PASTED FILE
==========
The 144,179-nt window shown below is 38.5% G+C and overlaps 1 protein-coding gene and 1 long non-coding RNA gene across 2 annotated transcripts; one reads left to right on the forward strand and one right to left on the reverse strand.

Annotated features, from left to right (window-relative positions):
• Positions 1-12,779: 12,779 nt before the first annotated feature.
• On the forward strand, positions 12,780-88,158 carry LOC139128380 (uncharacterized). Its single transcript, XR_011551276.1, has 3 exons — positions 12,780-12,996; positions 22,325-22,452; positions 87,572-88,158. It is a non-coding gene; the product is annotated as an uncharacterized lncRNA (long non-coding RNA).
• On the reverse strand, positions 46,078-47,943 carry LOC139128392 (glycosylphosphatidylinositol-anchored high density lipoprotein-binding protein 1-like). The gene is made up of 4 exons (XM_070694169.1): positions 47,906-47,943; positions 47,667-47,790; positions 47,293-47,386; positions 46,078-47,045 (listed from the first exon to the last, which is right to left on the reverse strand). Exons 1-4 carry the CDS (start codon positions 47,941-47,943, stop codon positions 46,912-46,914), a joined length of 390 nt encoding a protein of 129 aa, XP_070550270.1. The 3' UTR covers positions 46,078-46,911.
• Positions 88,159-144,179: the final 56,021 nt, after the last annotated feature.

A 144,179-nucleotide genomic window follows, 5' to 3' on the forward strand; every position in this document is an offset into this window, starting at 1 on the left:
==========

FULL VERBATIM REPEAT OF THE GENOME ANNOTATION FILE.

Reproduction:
The 144,179-nt window shown below is 38.5% G+C and overlaps 1 protein-coding gene and 1 long non-coding RNA gene across 2 annotated transcripts; one reads left to right on the forward strand and one right to left on the reverse strand.

Annotated features, from left to right (window-relative positions):
• Positions 1-12,779: 12,779 nt before the first annotated feature.
• On the forward strand, positions 12,780-88,158 carry LOC139128380 (uncharacterized). Its single transcript, XR_011551276.1, has 3 exons — positions 12,780-12,996; positions 22,325-22,452; positions 87,572-88,158. It is a non-coding gene; the product is annotated as an uncharacterized lncRNA (long non-coding RNA).
• On the reverse strand, positions 46,078-47,943 carry LOC139128392 (glycosylphosphatidylinositol-anchored high density lipoprotein-binding protein 1-like). The gene is made up of 4 exons (XM_070694169.1): positions 47,906-47,943; positions 47,667-47,790; positions 47,293-47,386; positions 46,078-47,045 (listed from the first exon to the last, which is right to left on the reverse strand). Exons 1-4 carry the CDS (start codon positions 47,941-47,943, stop codon positions 46,912-46,914), a joined length of 390 nt encoding a protein of 129 aa, XP_070550270.1. The 3' UTR covers positions 46,078-46,911.
• Positions 88,159-144,179: the final 56,021 nt, after the last annotated feature.

A 144,179-nucleotide genomic window follows, 5' to 3' on the forward strand; every position in this document is an offset into this window, starting at 1 on the left: